A significant pile of cash could be redirected into front-line health services by slashing the amount of NHS red tape, according to Shadow Health Secretary Andrew Lansley.

Speaking at the Conservative Party conference in Manchester earlier this week, Lansley laid out plans to cut the level of NHS bureaucracy by a third from £4.5 billion to £3 billion a year by 2013-14.

“Primary Care Trusts. Strategic Health Authorities. The health Quangos. And the Department of Health itself. They spend a total of £4.5 billion in administration every year,” he said, adding: “So we will cut that bill by £1.5 billion within four years. All this from the back office to the frontline. We will tolerate no waste. No inflation. No poor value for money in NHS budgets”.

Lansley slammed Labour for “a wasted opportunity” in delivering real improvements to the health service over the years, which has seen “nine reorganisations in nine years, costing £3 billion”. In addition, he stressed, there are now 80% more managers, nurses are spending a million hours a week on paperwork and yet productivity is down 4%.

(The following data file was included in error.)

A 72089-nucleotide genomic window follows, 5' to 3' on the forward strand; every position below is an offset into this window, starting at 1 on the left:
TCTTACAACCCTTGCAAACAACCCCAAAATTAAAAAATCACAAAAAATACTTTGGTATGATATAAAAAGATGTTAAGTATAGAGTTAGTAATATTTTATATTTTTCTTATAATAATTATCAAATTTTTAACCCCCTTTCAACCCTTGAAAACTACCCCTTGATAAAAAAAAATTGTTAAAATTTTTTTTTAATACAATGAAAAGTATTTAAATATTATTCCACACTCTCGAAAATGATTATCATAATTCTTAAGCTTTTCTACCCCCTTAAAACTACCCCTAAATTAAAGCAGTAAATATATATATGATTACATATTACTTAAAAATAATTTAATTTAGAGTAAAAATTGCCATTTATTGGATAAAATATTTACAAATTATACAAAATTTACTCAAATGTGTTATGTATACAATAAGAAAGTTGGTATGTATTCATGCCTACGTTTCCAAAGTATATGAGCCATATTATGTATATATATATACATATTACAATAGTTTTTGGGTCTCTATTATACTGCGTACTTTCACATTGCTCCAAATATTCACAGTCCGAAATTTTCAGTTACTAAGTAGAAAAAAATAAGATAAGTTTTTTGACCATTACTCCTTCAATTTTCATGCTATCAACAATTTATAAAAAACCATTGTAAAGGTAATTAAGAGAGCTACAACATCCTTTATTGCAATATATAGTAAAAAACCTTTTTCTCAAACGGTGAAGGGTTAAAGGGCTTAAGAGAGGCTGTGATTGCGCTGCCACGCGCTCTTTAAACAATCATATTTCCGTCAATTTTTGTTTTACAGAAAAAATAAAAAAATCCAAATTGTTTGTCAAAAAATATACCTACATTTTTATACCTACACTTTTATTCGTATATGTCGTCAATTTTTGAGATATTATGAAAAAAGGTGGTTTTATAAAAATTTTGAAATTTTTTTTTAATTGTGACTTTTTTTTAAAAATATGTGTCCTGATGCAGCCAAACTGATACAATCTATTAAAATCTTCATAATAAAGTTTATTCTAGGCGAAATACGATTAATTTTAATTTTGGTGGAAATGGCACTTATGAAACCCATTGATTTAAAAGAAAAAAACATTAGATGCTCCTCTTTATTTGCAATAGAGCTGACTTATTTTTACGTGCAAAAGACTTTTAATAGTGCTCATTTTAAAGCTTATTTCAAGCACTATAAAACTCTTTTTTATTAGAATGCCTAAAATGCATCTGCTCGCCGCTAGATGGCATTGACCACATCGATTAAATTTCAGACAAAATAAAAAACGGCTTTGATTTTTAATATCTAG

Accusing Labour of allowing "wasteful spending on bureaucracy" to get out of control, he promised that a Conservative government would deliver "lean and good-quality management" and a shift of funds back to the front line, which will help give the health service a stronger footing to whether the growing demand on its resources.

“For people’s needs to be met, we must deliver greater productivity, improved efficiency and better quality,” he said, and this will, in part, be achieved by pushing power out from the centre into the hands of health professionals and patients. Patients should have more control and choice, he argued, and said under a Tory government a choice of consultant as well as hospital would be introduced.

But Liberal Democrat health spokesman Norman Lamb told BBC News Online “any cuts to NHS budgets must be managed with extreme caution”, and that "Andrew Lansley is living in cloud cuckoo land if he thinks he can wield an axe to primary care trust budgets without it leading to cuts in front-line staff".